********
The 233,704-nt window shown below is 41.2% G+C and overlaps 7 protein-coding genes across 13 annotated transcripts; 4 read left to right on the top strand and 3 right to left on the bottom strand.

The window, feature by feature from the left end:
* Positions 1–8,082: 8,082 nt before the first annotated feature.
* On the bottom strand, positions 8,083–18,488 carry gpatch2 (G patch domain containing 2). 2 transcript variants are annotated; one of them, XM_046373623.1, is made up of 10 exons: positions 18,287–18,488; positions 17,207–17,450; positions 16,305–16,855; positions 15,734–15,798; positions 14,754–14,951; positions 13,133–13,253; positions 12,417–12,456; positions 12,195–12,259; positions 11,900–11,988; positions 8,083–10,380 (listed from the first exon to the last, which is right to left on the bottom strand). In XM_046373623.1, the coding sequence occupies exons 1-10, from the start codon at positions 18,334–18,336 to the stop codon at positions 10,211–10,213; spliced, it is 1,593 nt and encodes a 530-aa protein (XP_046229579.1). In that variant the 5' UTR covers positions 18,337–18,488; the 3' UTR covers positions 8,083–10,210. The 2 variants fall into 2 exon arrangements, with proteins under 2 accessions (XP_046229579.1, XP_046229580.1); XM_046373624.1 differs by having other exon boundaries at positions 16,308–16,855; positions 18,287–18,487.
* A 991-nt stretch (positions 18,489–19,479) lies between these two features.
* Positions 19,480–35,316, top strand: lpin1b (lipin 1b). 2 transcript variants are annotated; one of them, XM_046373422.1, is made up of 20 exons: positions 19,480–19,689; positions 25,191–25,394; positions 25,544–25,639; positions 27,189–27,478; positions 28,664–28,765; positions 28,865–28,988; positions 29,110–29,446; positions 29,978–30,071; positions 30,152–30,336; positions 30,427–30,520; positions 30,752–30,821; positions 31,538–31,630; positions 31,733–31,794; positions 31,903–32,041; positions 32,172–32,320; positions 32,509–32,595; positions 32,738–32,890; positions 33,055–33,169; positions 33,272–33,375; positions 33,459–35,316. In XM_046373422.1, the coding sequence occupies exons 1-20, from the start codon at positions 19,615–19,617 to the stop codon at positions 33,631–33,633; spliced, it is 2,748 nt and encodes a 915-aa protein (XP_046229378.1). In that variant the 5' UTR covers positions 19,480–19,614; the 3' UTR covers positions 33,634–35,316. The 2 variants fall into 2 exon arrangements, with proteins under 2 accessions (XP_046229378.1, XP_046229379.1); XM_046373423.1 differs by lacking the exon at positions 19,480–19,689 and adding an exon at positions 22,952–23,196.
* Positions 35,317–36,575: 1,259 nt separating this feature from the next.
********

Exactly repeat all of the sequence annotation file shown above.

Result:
The 233,704-nt window shown below is 41.2% G+C and overlaps 7 protein-coding genes across 13 annotated transcripts; 4 read left to right on the top strand and 3 right to left on the bottom strand.

The window, feature by feature from the left end:
* Positions 1–8,082: 8,082 nt before the first annotated feature.
* On the bottom strand, positions 8,083–18,488 carry gpatch2 (G patch domain containing 2). 2 transcript variants are annotated; one of them, XM_046373623.1, is made up of 10 exons: positions 18,287–18,488; positions 17,207–17,450; positions 16,305–16,855; positions 15,734–15,798; positions 14,754–14,951; positions 13,133–13,253; positions 12,417–12,456; positions 12,195–12,259; positions 11,900–11,988; positions 8,083–10,380 (listed from the first exon to the last, which is right to left on the bottom strand). In XM_046373623.1, the coding sequence occupies exons 1-10, from the start codon at positions 18,334–18,336 to the stop codon at positions 10,211–10,213; spliced, it is 1,593 nt and encodes a 530-aa protein (XP_046229579.1). In that variant the 5' UTR covers positions 18,337–18,488; the 3' UTR covers positions 8,083–10,210. The 2 variants fall into 2 exon arrangements, with proteins under 2 accessions (XP_046229579.1, XP_046229580.1); XM_046373624.1 differs by having other exon boundaries at positions 16,308–16,855; positions 18,287–18,487.
* A 991-nt stretch (positions 18,489–19,479) lies between these two features.
* Positions 19,480–35,316, top strand: lpin1b (lipin 1b). 2 transcript variants are annotated; one of them, XM_046373422.1, is made up of 20 exons: positions 19,480–19,689; positions 25,191–25,394; positions 25,544–25,639; positions 27,189–27,478; positions 28,664–28,765; positions 28,865–28,988; positions 29,110–29,446; positions 29,978–30,071; positions 30,152–30,336; positions 30,427–30,520; positions 30,752–30,821; positions 31,538–31,630; positions 31,733–31,794; positions 31,903–32,041; positions 32,172–32,320; positions 32,509–32,595; positions 32,738–32,890; positions 33,055–33,169; positions 33,272–33,375; positions 33,459–35,316. In XM_046373422.1, the coding sequence occupies exons 1-20, from the start codon at positions 19,615–19,617 to the stop codon at positions 33,631–33,633; spliced, it is 2,748 nt and encodes a 915-aa protein (XP_046229378.1). In that variant the 5' UTR covers positions 19,480–19,614; the 3' UTR covers positions 33,634–35,316. The 2 variants fall into 2 exon arrangements, with proteins under 2 accessions (XP_046229378.1, XP_046229379.1); XM_046373423.1 differs by lacking the exon at positions 19,480–19,689 and adding an exon at positions 22,952–23,196.
* Positions 35,317–36,575: 1,259 nt separating this feature from the next.